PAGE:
Sometimes I'd like to kick over the traces and just tell Sarek how I feel! She thought angrily. But, what good would that do? I'm confident that it's my fault - that's why I keep all these feelings and thoughts shielded during our deepest communications.... Yet, sometimes, I've caught him looking at me with something closely akin to puzzlement. Perhaps he might be more than willing to try to make things better between us, if he only knew what was wrong and how.... No, that's just wishful thinking. I'm going to have to try harder to become the wife that he needs, and I'm going to have to do it on my own. I refuse to hurt him!

She had forgotten what she'd heard Captain Kirk say once: That she should avoid making herself miserable by trying to forget that she was originally fully human.

"My wife," Sarek had come back into the room, moving with his usual silence. "Finish gathering your work. The aircar is waiting to take you home."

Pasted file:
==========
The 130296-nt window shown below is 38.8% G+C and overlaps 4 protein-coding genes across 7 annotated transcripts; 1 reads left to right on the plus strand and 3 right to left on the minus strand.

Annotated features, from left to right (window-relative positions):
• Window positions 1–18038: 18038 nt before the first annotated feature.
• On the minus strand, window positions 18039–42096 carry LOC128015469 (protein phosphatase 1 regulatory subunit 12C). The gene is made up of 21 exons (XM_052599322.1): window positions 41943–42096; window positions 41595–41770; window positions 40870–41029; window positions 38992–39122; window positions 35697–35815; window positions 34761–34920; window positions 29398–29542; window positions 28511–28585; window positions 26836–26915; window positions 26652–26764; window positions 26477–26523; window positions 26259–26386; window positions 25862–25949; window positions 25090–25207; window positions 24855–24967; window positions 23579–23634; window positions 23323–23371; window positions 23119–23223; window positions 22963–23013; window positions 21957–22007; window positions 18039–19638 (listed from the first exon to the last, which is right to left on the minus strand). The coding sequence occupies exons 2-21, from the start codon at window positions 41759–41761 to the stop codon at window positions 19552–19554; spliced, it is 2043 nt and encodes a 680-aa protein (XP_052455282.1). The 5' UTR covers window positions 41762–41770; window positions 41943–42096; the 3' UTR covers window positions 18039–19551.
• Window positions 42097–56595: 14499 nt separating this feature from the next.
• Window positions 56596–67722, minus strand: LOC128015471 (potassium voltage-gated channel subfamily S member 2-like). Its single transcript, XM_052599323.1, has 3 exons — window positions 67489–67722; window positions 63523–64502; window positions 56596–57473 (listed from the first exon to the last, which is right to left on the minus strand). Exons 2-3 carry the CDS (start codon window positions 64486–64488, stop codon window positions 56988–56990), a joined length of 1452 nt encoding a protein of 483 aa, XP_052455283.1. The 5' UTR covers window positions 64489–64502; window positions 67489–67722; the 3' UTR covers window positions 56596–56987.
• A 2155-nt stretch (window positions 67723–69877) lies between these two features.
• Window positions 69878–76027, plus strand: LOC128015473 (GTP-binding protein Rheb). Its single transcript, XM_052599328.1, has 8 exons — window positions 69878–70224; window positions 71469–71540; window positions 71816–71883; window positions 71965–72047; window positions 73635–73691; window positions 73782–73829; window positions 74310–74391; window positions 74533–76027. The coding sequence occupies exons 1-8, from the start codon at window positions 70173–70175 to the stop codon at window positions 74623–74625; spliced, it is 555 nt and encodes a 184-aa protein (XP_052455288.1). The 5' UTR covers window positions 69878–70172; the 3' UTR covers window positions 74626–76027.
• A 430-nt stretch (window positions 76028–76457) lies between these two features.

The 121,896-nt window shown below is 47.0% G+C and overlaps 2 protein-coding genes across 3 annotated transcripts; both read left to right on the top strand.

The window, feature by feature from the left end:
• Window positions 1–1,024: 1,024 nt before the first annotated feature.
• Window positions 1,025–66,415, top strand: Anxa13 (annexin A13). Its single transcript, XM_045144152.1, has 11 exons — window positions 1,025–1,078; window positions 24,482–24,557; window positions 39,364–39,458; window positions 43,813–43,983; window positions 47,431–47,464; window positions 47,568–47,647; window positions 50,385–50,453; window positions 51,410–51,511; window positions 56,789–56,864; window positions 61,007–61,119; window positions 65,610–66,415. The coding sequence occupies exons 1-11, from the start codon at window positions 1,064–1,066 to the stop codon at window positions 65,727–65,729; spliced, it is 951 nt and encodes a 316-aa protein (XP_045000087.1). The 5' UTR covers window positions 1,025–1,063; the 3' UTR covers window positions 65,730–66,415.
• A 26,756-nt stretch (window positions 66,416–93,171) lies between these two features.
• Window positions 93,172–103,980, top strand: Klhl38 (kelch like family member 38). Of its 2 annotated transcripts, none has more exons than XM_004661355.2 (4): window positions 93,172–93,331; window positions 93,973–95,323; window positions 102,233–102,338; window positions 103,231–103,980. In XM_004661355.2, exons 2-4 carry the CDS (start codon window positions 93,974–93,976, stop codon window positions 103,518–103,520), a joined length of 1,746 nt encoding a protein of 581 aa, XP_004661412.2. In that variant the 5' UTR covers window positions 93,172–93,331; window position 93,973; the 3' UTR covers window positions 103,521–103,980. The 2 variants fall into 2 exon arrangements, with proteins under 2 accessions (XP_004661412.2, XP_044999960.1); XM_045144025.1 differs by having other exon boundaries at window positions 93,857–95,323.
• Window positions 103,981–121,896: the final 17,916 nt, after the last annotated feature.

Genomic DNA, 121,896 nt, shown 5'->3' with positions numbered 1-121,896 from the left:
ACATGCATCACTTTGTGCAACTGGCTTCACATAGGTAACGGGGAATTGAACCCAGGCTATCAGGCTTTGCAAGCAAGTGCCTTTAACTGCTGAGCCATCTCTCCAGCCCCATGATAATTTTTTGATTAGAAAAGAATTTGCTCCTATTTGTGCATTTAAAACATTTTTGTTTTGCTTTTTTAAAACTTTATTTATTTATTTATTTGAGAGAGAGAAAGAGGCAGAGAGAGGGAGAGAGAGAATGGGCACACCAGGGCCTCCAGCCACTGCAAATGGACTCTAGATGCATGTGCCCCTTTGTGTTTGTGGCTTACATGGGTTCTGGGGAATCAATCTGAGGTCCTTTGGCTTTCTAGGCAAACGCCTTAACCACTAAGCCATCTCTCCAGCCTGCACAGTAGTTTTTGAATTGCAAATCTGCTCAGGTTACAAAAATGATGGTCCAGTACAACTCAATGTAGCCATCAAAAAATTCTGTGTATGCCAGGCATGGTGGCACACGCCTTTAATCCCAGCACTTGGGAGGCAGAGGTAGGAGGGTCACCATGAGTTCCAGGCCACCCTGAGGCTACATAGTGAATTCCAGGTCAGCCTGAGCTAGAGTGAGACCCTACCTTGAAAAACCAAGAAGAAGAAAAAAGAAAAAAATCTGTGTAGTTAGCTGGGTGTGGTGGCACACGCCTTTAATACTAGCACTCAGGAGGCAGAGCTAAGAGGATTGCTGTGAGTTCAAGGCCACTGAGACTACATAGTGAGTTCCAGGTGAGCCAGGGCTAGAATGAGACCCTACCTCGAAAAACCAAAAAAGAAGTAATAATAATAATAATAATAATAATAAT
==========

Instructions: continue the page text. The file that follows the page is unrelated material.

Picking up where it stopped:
"Oh, Sarek! You are angry with me."

"Lorna, you are being unreasonable. I have already told you that I am not angry. I always send you home to wait when the Enterprise is due to arrive. You have never been able to learn to keep your mind upon your work when you know that your former shipmates are coming to visit us."

But his eyes were warm with unspoken amusement as he spoke, so she grinned ruefully.

"Am I really so bad, Sarek?"

"No. It is one of the Joys of my life with you to be able to welcome your friends into our home. It does not happen too often."

For one brief moment, it almost seemed as though he were going to give her a goodbye kiss, but an aide chose that moment to step into the room.

Now, that was more like the Sarek I fell in love with! Lorna told herself happily as she left the building. Maybe things aren't as hopeless as I first thought!